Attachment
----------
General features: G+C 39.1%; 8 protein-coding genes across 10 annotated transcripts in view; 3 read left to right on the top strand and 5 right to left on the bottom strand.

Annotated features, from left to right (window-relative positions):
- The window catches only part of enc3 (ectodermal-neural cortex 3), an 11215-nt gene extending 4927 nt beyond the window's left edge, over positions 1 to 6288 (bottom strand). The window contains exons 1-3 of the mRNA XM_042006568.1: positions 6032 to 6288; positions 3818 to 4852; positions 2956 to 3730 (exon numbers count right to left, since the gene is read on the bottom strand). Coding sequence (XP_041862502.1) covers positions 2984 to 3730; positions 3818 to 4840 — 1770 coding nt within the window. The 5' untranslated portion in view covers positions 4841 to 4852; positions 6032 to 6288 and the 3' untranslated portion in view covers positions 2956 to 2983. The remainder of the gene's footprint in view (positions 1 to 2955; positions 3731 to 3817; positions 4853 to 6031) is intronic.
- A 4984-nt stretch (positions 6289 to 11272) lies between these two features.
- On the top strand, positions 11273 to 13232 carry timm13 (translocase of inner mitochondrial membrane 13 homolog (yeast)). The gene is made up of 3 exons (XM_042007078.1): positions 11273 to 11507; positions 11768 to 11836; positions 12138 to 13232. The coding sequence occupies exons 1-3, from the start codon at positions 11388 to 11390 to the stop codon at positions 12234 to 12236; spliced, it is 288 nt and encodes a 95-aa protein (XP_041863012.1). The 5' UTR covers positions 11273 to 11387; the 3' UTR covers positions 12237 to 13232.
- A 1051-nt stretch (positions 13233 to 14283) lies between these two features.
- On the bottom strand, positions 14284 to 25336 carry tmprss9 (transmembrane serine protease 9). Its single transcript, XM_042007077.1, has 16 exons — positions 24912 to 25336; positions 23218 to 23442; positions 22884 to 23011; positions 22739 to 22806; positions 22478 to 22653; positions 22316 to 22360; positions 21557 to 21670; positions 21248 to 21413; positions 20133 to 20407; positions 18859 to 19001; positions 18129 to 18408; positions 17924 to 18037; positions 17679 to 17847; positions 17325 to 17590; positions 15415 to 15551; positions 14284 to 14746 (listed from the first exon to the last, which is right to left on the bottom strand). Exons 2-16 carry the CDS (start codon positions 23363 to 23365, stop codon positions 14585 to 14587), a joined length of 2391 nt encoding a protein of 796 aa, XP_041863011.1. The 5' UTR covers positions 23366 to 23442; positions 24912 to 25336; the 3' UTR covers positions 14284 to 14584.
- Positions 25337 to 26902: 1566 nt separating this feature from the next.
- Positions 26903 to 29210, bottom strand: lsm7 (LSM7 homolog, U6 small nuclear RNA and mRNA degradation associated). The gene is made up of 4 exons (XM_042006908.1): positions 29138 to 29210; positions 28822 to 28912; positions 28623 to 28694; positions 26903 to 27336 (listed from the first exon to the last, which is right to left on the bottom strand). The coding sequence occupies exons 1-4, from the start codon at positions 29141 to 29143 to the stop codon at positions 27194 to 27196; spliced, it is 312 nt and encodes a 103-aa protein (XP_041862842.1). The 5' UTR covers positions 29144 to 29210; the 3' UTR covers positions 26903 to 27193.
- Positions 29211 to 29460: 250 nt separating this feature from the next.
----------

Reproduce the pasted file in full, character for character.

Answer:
General features: G+C 39.1%; 8 protein-coding genes across 10 annotated transcripts in view; 3 read left to right on the top strand and 5 right to left on the bottom strand.

Annotated features, from left to right (window-relative positions):
- The window catches only part of enc3 (ectodermal-neural cortex 3), an 11215-nt gene extending 4927 nt beyond the window's left edge, over positions 1 to 6288 (bottom strand). The window contains exons 1-3 of the mRNA XM_042006568.1: positions 6032 to 6288; positions 3818 to 4852; positions 2956 to 3730 (exon numbers count right to left, since the gene is read on the bottom strand). Coding sequence (XP_041862502.1) covers positions 2984 to 3730; positions 3818 to 4840 — 1770 coding nt within the window. The 5' untranslated portion in view covers positions 4841 to 4852; positions 6032 to 6288 and the 3' untranslated portion in view covers positions 2956 to 2983. The remainder of the gene's footprint in view (positions 1 to 2955; positions 3731 to 3817; positions 4853 to 6031) is intronic.
- A 4984-nt stretch (positions 6289 to 11272) lies between these two features.
- On the top strand, positions 11273 to 13232 carry timm13 (translocase of inner mitochondrial membrane 13 homolog (yeast)). The gene is made up of 3 exons (XM_042007078.1): positions 11273 to 11507; positions 11768 to 11836; positions 12138 to 13232. The coding sequence occupies exons 1-3, from the start codon at positions 11388 to 11390 to the stop codon at positions 12234 to 12236; spliced, it is 288 nt and encodes a 95-aa protein (XP_041863012.1). The 5' UTR covers positions 11273 to 11387; the 3' UTR covers positions 12237 to 13232.
- A 1051-nt stretch (positions 13233 to 14283) lies between these two features.
- On the bottom strand, positions 14284 to 25336 carry tmprss9 (transmembrane serine protease 9). Its single transcript, XM_042007077.1, has 16 exons — positions 24912 to 25336; positions 23218 to 23442; positions 22884 to 23011; positions 22739 to 22806; positions 22478 to 22653; positions 22316 to 22360; positions 21557 to 21670; positions 21248 to 21413; positions 20133 to 20407; positions 18859 to 19001; positions 18129 to 18408; positions 17924 to 18037; positions 17679 to 17847; positions 17325 to 17590; positions 15415 to 15551; positions 14284 to 14746 (listed from the first exon to the last, which is right to left on the bottom strand). Exons 2-16 carry the CDS (start codon positions 23363 to 23365, stop codon positions 14585 to 14587), a joined length of 2391 nt encoding a protein of 796 aa, XP_041863011.1. The 5' UTR covers positions 23366 to 23442; positions 24912 to 25336; the 3' UTR covers positions 14284 to 14584.
- Positions 25337 to 26902: 1566 nt separating this feature from the next.
- Positions 26903 to 29210, bottom strand: lsm7 (LSM7 homolog, U6 small nuclear RNA and mRNA degradation associated). The gene is made up of 4 exons (XM_042006908.1): positions 29138 to 29210; positions 28822 to 28912; positions 28623 to 28694; positions 26903 to 27336 (listed from the first exon to the last, which is right to left on the bottom strand). The coding sequence occupies exons 1-4, from the start codon at positions 29141 to 29143 to the stop codon at positions 27194 to 27196; spliced, it is 312 nt and encodes a 103-aa protein (XP_041862842.1). The 5' UTR covers positions 29144 to 29210; the 3' UTR covers positions 26903 to 27193.
- Positions 29211 to 29460: 250 nt separating this feature from the next.